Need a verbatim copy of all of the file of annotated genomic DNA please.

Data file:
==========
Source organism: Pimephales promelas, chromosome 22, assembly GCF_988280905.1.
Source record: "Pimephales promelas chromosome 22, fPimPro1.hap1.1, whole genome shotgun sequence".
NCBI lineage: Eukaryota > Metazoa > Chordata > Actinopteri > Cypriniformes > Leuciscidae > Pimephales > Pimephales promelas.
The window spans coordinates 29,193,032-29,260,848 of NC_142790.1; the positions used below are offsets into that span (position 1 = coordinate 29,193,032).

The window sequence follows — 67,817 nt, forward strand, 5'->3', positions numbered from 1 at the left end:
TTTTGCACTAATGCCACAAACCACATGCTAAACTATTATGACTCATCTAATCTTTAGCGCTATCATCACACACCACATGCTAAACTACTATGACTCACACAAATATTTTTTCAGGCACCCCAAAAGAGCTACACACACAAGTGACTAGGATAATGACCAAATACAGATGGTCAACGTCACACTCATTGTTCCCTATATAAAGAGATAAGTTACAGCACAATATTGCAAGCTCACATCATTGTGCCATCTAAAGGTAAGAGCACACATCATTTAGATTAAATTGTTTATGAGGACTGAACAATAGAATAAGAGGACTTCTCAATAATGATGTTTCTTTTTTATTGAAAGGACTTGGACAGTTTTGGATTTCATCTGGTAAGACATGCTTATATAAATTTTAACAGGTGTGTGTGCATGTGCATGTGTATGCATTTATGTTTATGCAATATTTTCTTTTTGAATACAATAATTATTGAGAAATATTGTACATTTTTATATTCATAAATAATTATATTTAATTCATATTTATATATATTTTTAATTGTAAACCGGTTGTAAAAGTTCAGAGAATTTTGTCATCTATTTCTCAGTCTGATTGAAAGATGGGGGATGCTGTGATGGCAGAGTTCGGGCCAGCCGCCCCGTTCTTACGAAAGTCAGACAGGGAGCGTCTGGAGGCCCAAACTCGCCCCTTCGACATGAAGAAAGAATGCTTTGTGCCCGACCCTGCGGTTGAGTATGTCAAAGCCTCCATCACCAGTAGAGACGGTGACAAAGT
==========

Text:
Source organism: Pimephales promelas, chromosome 22, assembly GCF_988280905.1.
Source record: "Pimephales promelas chromosome 22, fPimPro1.hap1.1, whole genome shotgun sequence".
NCBI lineage: Eukaryota > Metazoa > Chordata > Actinopteri > Cypriniformes > Leuciscidae > Pimephales > Pimephales promelas.
The window spans coordinates 29,193,032-29,260,848 of NC_142790.1; the positions used below are offsets into that span (position 1 = coordinate 29,193,032).

The window sequence follows — 67,817 nt, forward strand, 5'->3', positions numbered from 1 at the left end:
TTTTGCACTAATGCCACAAACCACATGCTAAACTATTATGACTCATCTAATCTTTAGCGCTATCATCACACACCACATGCTAAACTACTATGACTCACACAAATATTTTTTCAGGCACCCCAAAAGAGCTACACACACAAGTGACTAGGATAATGACCAAATACAGATGGTCAACGTCACACTCATTGTTCCCTATATAAAGAGATAAGTTACAGCACAATATTGCAAGCTCACATCATTGTGCCATCTAAAGGTAAGAGCACACATCATTTAGATTAAATTGTTTATGAGGACTGAACAATAGAATAAGAGGACTTCTCAATAATGATGTTTCTTTTTTATTGAAAGGACTTGGACAGTTTTGGATTTCATCTGGTAAGACATGCTTATATAAATTTTAACAGGTGTGTGTGCATGTGCATGTGTATGCATTTATGTTTATGCAATATTTTCTTTTTGAATACAATAATTATTGAGAAATATTGTACATTTTTATATTCATAAATAATTATATTTAATTCATATTTATATATATTTTTAATTGTAAACCGGTTGTAAAAGTTCAGAGAATTTTGTCATCTATTTCTCAGTCTGATTGAAAGATGGGGGATGCTGTGATGGCAGAGTTCGGGCCAGCCGCCCCGTTCTTACGAAAGTCAGACAGGGAGCGTCTGGAGGCCCAAACTCGCCCCTTCGACATGAAGAAAGAATGCTTTGTGCCCGACCCTGCGGTTGAGTATGTCAAAGCCTCCATCACCAGTAGAGACGGTGACAAAGT